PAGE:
Across the street from the Westside Provisions District, Tech hopes to develop 11.5 acres of former industrial land into a mixed-use precint with offices for tech start-ups, affordable housing, retail, and even a hotel.
Ten amazing "then-and-now" photos highlight how Atlanta has been reshaped over the last 150 years. While some scenes are hardly recognizable, others illustrate how the city has managed to save some of its old buildings.
This year, Atlanta experienced changes galore, as towers rose, old buildings came crashing down, transportation won big, and ambitious ideas materialized for how to make Atlanta even greater. Check out the highs, lows, and "whoas!" as the year winds down.
Work is underway to transform the street into a "smart corridor" with upgraded lighting, state-of-the-art traffic signals, and even the road itself — slated to be embedded with sensors capable of "talking" to the vehicles traversing it — getting smart features.
The grey skies and chilling wind couldn't put a damper on the celebration of construction on Coda at Tech Square yesterday, as hundreds gathered under tents on Armstead Place alongside what is already an active construction site for what probably shouldn't been called a "groundbreaking."
Along with the Crum & Forster Building’s facade, the project will include at least one of Portman’s distinctive mushroom columns, a massive breezeway, and what looks like a sizable outdoor television for Tech football games.
Construction is ramping up at Tech Square on Georgia Tech’s High Performance Computing Center, formally known as Coda. With the site cleared and fences up, the block-swallowing development is on track for a two-year timeline.
The western end of North Avenue hasn’t been as fortunate as the eastern reaches over the last few years, as Ponce City Market and the Beltline have brought massive changes in Old Fourth Ward. But "Technology Beehive" could be the first glimpse at a new sort of growth in English Avenue.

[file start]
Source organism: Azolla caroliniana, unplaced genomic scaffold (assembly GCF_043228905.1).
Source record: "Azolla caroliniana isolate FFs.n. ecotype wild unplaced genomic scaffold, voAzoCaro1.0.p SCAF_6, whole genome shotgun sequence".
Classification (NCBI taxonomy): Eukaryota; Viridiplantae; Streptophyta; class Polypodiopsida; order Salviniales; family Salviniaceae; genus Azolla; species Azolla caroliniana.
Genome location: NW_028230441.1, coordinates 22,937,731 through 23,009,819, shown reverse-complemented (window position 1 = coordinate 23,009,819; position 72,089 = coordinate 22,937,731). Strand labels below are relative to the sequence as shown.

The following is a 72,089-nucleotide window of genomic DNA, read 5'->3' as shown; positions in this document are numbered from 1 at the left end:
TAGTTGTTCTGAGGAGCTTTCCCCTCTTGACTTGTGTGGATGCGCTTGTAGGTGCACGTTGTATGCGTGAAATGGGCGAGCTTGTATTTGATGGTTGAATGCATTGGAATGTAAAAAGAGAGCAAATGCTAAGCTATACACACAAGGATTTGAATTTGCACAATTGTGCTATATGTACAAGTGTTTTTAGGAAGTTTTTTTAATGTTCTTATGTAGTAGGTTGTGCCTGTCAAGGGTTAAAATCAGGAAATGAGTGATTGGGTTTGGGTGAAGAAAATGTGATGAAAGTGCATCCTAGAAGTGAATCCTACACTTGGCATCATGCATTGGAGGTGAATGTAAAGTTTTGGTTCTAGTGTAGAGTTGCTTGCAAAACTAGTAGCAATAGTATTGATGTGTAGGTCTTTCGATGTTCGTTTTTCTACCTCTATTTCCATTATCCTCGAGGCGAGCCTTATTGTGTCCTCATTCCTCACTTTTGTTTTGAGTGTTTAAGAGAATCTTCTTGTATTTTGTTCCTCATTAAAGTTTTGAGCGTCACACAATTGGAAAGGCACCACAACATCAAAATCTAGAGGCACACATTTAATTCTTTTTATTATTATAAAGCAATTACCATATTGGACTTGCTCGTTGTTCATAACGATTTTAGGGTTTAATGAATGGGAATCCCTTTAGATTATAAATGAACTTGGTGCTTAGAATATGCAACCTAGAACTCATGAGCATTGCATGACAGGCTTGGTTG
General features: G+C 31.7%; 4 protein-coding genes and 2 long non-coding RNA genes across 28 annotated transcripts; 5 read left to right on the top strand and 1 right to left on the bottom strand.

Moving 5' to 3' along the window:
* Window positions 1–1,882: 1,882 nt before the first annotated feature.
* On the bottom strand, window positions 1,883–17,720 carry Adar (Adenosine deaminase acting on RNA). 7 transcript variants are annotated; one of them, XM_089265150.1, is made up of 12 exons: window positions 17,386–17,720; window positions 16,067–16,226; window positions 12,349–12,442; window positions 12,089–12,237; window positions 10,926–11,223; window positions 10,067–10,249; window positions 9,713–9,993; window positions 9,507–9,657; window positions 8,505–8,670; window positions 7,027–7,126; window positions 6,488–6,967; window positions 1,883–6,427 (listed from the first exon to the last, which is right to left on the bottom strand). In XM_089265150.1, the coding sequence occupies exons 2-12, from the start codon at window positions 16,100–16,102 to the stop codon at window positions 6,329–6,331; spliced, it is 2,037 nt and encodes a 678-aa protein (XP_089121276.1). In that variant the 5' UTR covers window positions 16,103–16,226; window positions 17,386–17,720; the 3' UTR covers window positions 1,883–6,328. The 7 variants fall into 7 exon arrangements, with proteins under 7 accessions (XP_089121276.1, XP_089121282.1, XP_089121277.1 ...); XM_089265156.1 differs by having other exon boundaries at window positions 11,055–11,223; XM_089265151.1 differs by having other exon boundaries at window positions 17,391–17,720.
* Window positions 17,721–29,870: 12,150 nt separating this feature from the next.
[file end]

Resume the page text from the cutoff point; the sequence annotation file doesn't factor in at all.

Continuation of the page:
Since launching early this summer, the Relay bike share program has allowed users to log more than 9,000 miles around downtown Atlanta. Now, the program is aggressively expanding, with sights set on Midtown, Buckhead, and beyond!
Dorms aren't what they used to be. Renderings for The Standard, a private dorm rising on Spring Street, reveal posh accommodations which include a rooftop pool and clubhouse, while inside there will be a sauna, golf simulator, and tanning beds.
Construction fences have gone up around two buildings on West Peachtree Street in preparation for bulldozers to descend on the Midtown site. The buildings will be demolished for the construction of Georgia Tech's new Portman-designed Coda building.
Atlanta’s Planning Commissioner Tim Keane dreams big. In pursuit of those dreams, he asked a group of master’s students at the Georgia Tech School of Architecture to imagine the downtown Atlanta of the future. Their report envisions a brave new ATL.
The wrecking ball is one of Atlanta’s favorite development tools, clearing the way for new projects to replace old buildings. In the latest example of demo-driven development, a row of one-story commercial buildings has fallen for student housing.
Atlanta has long been a city with lackluster preservation standards. But lately, preservationists have taken successful stands in favor of historic buildings. The latest to benefit from the advocacy is the Engineer's Bookstore near Georgia Tech.
The Engineer's Bookstore has stood on Marietta Street across from Georgia Tech for more than 20 years. The building it occupies was built in 1930 as a Five- & Ten-Cent store serving the local community. But now, it could be demoed for a gas station.
Construction is finally ramping up on Georgia Tech’s campus to bring a dedicated north-south bike path to the western side of Midtown. While work began in April, a visit to the road revealed preparation for lane closures in the coming days.
A series of new and planned buildings on the Georgia Institute of Technology campus could breathe new life into the architectural feel of the 131-year-old institution. Here we examine five new or upcoming additions to the institution.
The long-anticipated High Performance Computing Center proposed at Tech Square is officially moving forward. At a press conference yesterday, the massive new development was christened "Coda," by representatives from Tech, Portman, and the City.
Local firm Lord Aeck Sargent, in partnership with Miller Hull, has been selected as the winner of a design competition to bring an incredibly eco-friendly building to Georgia Tech. Plans call for work to commence on the "Living Building" in 2017.